Finding the Silence in the Sound


Foreword: I have put my shoulder to the wheel of the Dharma and nudged it round a fraction more. A week in near silence as a respite from India was just the tonic. But it was not all silence.

Noise must surely be one of the most distracting obstacles to an enjoyable meditation practice. The texts say that it is ‘only in the depths of silence that the voice of the absolute can be heard’. No wonder so many mystics disappear off to remote mountains in order to escape the hurly-burly that is the daily norm in India. Not being possessed of such an ascetically minded spirit or body I have no desire to spend weeks in a freezing cave wrapped only in a rug. Not even if total liberation and enlightenment are on offer. Thus we have to make do with the rather tamer setting of the Thai Temple in Sarnath, India. Famous to Buddhists the whole world over as being the place where ‘the Awakened One’ preached his first sermon after attaining enlightenment. We are here to retreat and recharge from India after just over 3-months here before setting off on our travels again.

But back to noise and a day in which two very different and challenging examples of sound intruded the peace of the meditation hall.

The morning was cloudy and cool. It had rained during the night and there was a dampness in the air. We all settled down in the large stone-floored hall, windows open, one light shining above a large sandstone statue of the Buddha. At 6:30am there was barely a noise from the road 100-metres away. The silence deepened. Then from overhead came a long, slow rumble of thunder, as if an enormous sheet of thick, wet canvas was being flapped with the occasional sharper crack. It then began to rain, slowly and steadily. As if wakened from their slumber the birds began their dawn chorus. The rain kept up its constant flow and the birds their morning songs. It was an enchanting combination made even more so by the frequent rolls of thunder. A meditation symphony if ever there was. Then, as though on cue, high above it all cut the clear note of a conch shell being blown at the temple. That sound for an instant seemed to freeze all the vulgarity and chaos around us into one moment of perfect synthesis.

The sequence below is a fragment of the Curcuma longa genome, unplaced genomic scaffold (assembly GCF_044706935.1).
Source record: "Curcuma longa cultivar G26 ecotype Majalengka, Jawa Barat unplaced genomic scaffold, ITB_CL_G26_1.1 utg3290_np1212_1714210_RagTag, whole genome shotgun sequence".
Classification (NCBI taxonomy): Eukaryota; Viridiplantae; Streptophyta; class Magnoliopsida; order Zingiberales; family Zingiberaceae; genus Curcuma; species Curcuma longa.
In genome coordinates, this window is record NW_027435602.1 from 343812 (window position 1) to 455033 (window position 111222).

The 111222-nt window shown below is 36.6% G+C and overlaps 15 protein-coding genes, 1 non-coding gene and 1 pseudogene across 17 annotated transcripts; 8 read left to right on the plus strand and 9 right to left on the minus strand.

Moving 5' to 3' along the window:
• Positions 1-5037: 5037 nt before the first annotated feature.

Later the same day and we are all once again assembled in the hall for a sitting meditation. There is some traffic noise from the road, the usual horns and cries, but the main sound was coming from the Thai temple itself: a steady, almost nasal monotone drone. As a background noise it was not unpleasant with a humming through the teeth quality producing indistinct syllables with a dactyl-like character. In a very Buddhist sense it was a constant stream of prayer vibrating out of the cavernous temple and into space. Then with a crackle and a squeal of discord as connections were made came a ghastly intruder. Dark, ominous bass beats began to pound in an urgent 4/4 time. There was a military feel to it as in repetitive cannon-like thuds this modern anthem completely shattered the monks chanting. The bass ceased for a bar or two to allow some looped effect to have its moment before resuming again. It was Karma-Cola all over again. But this time it was not so much East meeting West as Old East meeting New East. It was a slam dunk. Buddhist chanting was no match for the Hindi Techno Wedding Machine.

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